It has been slightly over a year since we last looked at the price of Neodymium (the rare Earth used in making powerful magnets) and at the time we were watching the price take a nose-dive as speculators went for profit-taking, US and Japanese facilities were being brought on-line, manufacturers source other materials and on the consumer end, many rare-earth based toys were strongly modified, or in the case of the most popular Rare-Earth Magnet Toy, BuckyBalls, outright destroyed by safety concerns.
This was the graph showing the price of Neodymium at the time:
In the span of a few months Neodymium drop to well below half its original price.
But how are things now? As mentioned there is not as much pressure on Neodymium’s price as there was before, but could it stabilize? Let’s have a look:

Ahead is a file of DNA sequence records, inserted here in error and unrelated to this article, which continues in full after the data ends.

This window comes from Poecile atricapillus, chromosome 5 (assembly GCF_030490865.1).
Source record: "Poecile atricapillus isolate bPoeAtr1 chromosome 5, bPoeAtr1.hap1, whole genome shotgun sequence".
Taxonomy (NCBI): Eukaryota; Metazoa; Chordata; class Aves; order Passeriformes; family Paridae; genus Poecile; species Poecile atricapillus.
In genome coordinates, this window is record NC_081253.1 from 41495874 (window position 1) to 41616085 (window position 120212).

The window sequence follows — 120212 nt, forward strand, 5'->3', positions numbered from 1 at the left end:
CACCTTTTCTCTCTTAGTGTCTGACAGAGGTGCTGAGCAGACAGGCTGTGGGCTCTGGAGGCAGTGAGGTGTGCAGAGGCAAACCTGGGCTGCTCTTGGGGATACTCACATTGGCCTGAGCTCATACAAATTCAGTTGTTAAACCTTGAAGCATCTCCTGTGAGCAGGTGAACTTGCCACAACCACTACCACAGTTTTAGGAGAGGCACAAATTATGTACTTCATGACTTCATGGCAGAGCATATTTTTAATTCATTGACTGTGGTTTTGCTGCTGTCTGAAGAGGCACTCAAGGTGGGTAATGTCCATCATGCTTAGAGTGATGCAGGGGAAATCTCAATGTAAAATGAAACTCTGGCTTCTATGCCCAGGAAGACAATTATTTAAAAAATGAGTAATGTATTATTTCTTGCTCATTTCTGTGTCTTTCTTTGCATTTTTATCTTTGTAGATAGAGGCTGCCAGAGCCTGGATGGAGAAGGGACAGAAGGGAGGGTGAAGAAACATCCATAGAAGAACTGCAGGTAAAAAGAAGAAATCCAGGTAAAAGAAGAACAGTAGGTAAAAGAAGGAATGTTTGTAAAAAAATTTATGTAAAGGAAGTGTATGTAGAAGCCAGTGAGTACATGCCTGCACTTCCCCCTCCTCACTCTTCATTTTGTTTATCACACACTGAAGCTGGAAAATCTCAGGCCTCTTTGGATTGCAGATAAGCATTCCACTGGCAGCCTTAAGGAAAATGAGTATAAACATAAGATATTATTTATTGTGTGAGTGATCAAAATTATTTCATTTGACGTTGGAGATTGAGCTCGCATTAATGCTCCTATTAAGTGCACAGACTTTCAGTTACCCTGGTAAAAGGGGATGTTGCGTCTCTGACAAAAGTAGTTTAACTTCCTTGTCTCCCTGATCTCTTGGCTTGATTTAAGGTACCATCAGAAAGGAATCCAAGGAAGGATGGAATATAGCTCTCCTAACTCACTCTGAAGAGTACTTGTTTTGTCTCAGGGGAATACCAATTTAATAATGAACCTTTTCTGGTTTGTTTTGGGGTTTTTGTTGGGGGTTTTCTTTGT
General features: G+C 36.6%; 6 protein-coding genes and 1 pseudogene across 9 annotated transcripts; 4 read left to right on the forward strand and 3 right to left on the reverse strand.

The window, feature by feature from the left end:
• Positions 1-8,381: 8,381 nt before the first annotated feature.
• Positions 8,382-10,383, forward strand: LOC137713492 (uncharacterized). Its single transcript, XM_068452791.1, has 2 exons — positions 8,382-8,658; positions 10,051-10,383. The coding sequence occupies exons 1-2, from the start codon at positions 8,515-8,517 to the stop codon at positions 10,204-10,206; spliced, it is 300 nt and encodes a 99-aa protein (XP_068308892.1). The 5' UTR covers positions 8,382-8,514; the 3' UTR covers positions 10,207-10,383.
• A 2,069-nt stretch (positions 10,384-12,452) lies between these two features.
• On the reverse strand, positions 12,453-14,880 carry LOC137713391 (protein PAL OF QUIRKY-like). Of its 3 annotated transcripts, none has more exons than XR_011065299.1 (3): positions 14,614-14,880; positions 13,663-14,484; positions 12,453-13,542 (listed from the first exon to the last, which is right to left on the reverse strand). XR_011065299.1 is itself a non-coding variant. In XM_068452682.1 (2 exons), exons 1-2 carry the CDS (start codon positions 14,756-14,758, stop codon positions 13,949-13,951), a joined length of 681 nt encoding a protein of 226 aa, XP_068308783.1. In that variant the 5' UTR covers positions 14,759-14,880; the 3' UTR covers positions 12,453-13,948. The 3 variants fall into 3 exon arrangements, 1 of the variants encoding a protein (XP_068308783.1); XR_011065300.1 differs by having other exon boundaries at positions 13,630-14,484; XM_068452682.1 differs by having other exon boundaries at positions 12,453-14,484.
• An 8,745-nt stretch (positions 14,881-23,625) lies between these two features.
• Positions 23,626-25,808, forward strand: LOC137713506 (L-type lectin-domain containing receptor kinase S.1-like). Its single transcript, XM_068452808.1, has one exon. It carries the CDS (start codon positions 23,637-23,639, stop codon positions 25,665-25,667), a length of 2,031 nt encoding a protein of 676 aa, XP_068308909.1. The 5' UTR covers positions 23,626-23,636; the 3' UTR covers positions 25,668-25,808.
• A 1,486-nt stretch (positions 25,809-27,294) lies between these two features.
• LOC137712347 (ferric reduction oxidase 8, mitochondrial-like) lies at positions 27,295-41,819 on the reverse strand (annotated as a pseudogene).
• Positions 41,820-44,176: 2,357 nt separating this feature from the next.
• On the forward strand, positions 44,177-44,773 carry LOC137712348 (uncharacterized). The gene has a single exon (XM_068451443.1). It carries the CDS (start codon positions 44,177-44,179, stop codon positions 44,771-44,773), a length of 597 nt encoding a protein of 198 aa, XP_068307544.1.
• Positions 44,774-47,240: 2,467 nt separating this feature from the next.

Oh dear. First of all you may note that our graph already starts well below the 150$/kg price (the price dropped from $150 to $100 between May and Dec 2012 (when we were not reporting on the price). It remains stable in Jan-Mar, similar to what it did in early 2012 but for longer. Then in early May things begin to crack again and the price drops. It is not as dramatic as the 2012 price halving, but still showing signs of not having bottomed out yet.
Despite the disappearance of Neodymium magnets from many toys, there are still many demands for them in consumer products: Tablets, Smartphones, headphones, hard drives and many other devices require the use of neodymium magnets.